Naves Actuaria - Naval Auxiliaries (Merchant Galleys)
Some types of cargo such as perishables, passengers or urgent messages needed a faster type of ship than a sail powered transport, so a merchant galley was developed. In addition to sail they were also fitted with oars and the name meant literally 'driven ships.
Those which had a length to beam ratio of about 6:1 rather than usual warship ratio of 10:1 could also be adapted for military use as Naval Auxiliaries. Having a useful compromise between maximum speed and carrying capacity.
In addition to the general descriptive term Actuaria which was applied to all types of merchant galley. The term was also used to describe a large type of merchant galley with up to 50 oarsmen, 25 on each side in a single bank.
Livy describes Actuaria being used in 212BC as landing-craft at the siege of Syracuse.
In preparation for Caesar's second raid of 54BC he ordered the construction of craft along the lines of Veneti vessels with flatter hulls, broader beam and lower sides. These were probably alterations made to the existing well known Actuaria design and allowed the ships to be hauled ashore with less damage than previous designs and also ease loading/unloading.
They were able to be adapted for military use when they were often built in large numbers for a specific campaign.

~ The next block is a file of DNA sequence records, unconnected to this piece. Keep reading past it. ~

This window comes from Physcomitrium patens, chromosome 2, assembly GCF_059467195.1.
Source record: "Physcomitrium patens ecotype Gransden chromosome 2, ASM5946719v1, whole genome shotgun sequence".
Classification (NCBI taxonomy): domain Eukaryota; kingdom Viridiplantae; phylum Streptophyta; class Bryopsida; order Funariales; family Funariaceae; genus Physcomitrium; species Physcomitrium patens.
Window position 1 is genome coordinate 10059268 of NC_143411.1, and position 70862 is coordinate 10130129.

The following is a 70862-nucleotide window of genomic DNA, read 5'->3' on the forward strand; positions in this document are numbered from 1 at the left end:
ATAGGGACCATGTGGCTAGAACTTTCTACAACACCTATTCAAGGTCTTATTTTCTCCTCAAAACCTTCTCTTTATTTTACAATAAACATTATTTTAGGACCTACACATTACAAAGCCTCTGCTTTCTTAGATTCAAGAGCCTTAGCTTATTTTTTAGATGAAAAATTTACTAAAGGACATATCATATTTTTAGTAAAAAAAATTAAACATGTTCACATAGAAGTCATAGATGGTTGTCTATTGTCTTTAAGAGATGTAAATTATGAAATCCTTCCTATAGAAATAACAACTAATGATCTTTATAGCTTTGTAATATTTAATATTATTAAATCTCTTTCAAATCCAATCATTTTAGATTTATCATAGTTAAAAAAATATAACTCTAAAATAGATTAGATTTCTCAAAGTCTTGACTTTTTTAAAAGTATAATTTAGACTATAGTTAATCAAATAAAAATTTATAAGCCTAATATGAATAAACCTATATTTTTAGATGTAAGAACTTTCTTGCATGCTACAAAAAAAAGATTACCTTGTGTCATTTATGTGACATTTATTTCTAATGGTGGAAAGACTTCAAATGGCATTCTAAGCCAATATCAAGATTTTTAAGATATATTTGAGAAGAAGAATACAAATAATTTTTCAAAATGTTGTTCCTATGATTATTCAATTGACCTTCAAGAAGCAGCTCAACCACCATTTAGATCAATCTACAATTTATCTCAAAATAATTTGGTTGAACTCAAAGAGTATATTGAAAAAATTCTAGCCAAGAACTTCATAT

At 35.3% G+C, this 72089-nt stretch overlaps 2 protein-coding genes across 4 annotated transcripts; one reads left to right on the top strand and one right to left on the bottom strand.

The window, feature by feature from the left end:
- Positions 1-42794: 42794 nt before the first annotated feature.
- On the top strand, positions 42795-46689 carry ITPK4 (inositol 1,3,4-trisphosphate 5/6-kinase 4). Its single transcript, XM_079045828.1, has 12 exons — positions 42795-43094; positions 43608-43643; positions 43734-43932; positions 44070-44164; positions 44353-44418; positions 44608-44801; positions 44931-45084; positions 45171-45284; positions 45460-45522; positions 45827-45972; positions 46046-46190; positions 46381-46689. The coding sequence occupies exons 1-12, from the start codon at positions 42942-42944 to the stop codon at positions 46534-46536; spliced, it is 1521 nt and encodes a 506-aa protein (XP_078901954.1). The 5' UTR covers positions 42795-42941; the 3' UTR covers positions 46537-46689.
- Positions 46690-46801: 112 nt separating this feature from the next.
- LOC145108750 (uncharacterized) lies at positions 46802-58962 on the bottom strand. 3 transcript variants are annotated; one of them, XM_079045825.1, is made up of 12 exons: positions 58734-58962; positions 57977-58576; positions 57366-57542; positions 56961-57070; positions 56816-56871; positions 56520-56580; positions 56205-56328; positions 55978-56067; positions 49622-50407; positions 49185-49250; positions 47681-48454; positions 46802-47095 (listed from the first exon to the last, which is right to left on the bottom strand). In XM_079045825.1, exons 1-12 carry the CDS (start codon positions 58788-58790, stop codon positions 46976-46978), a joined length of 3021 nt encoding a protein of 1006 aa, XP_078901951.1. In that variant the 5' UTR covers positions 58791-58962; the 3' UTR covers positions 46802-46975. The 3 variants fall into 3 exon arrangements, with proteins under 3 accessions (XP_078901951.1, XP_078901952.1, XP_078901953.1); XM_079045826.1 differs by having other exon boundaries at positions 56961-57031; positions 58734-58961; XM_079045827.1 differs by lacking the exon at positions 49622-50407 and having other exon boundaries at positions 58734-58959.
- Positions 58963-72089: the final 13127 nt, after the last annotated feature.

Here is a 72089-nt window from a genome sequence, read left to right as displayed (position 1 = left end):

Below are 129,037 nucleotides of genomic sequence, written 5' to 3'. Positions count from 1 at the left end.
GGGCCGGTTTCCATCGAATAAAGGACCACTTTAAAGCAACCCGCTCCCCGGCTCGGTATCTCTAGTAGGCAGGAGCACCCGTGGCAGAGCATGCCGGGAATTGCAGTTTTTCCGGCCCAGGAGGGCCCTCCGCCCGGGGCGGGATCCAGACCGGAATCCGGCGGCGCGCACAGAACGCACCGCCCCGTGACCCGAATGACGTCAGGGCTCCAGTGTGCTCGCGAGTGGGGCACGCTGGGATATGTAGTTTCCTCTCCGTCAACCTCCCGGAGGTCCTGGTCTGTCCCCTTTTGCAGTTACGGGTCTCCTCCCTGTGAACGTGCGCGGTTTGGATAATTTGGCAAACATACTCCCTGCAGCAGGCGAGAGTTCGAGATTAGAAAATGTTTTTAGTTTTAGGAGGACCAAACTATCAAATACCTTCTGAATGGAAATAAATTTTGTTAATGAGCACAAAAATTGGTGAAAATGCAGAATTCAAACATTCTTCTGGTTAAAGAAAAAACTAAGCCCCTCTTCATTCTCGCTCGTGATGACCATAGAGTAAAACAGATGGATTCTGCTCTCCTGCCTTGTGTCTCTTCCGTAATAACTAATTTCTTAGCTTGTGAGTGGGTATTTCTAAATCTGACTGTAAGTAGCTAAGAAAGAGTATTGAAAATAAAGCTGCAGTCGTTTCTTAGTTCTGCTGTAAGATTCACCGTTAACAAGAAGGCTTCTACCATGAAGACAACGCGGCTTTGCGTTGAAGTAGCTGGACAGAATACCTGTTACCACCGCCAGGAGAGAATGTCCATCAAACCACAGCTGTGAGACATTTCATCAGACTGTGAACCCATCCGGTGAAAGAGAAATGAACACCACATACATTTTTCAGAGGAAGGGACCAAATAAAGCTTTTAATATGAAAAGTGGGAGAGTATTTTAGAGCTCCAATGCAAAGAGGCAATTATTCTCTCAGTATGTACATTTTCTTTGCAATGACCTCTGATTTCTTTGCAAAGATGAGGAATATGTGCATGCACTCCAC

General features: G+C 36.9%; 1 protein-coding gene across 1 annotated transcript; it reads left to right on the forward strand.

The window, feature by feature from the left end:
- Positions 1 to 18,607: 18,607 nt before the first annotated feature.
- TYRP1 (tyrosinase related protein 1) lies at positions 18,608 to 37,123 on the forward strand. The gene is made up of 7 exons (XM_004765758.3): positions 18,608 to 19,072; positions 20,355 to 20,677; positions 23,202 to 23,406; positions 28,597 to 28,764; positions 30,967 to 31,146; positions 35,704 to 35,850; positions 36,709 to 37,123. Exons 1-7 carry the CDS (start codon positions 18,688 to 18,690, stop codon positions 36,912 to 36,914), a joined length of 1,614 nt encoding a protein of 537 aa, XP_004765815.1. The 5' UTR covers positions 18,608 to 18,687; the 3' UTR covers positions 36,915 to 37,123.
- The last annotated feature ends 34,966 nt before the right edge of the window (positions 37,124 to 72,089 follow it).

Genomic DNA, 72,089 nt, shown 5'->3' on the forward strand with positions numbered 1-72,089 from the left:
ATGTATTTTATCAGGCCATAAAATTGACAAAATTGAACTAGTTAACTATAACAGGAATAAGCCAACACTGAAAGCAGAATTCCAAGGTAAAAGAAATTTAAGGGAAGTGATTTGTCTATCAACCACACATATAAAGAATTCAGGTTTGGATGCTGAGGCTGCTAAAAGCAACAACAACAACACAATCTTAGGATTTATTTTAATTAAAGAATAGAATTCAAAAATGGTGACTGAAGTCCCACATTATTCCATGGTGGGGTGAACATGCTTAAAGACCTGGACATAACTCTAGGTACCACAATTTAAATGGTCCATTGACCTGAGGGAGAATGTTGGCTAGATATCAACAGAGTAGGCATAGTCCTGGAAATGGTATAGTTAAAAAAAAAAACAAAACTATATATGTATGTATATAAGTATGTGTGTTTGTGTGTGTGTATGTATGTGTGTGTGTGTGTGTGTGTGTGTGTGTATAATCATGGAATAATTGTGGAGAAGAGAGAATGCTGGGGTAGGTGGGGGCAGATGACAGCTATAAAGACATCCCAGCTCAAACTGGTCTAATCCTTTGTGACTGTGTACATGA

Like Actuaria, Lembus had both a general and specific meaning.
Originally the term described types such as harbour boats, fishing boats, ships boats and general river craft. All fitted with oars as well as sails.
By 200BC it was also used to describe the largest type of oar and sail powered ship. They were similar to Actuaria, and had 50 oars sometimes in two banks. Again their main advantage was speed and could also be adapted for military use.
Was a term used to describe a large range of cargo galleys which varied considerably in size. The larger seagoing versions exceeded 20m in length.
Were similar Cybaea but had a narrower beam and sharper bow profile.
Was a term used to describe a large range of cargo galleys which again varied considerably in size. The larger seagoing versions exceeded 20m in length.
Were similar to Cercerus but had a broader beam and more blunt bow profile so were more 'box-like' in appearance.
These were long and narrow in shape with the name translating as "bean-pod". Again they varied considerably in size with the largest undertaking voyages around the Mediterranean and as far as the Black sea.
Like Actuaria and Lembus types they could be adapted for military use.
The name translates as fast, and the original Greek name from which the term derives meant "racehorse". Mainly used for carrying urgent despatches and passengers. Smaller than a Lembus and with probably a maximum of 20 oarsmen.
This page last edited -
20 July, 2012.
Copyright © Ian M King, except where otherwise indicated.